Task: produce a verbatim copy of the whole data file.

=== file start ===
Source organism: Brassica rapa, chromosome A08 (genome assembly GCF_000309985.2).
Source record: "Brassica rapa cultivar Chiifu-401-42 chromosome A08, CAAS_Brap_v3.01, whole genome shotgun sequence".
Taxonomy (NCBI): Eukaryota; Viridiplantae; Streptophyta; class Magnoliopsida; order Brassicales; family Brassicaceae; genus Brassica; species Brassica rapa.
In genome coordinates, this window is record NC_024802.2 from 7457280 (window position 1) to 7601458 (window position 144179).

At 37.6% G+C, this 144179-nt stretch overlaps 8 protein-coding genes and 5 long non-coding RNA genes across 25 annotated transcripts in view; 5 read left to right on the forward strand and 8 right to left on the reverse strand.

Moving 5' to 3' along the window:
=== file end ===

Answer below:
Source organism: Brassica rapa, chromosome A08 (genome assembly GCF_000309985.2).
Source record: "Brassica rapa cultivar Chiifu-401-42 chromosome A08, CAAS_Brap_v3.01, whole genome shotgun sequence".
Taxonomy (NCBI): Eukaryota; Viridiplantae; Streptophyta; class Magnoliopsida; order Brassicales; family Brassicaceae; genus Brassica; species Brassica rapa.
In genome coordinates, this window is record NC_024802.2 from 7457280 (window position 1) to 7601458 (window position 144179).

At 37.6% G+C, this 144179-nt stretch overlaps 8 protein-coding genes and 5 long non-coding RNA genes across 25 annotated transcripts in view; 5 read left to right on the forward strand and 8 right to left on the reverse strand.

Moving 5' to 3' along the window: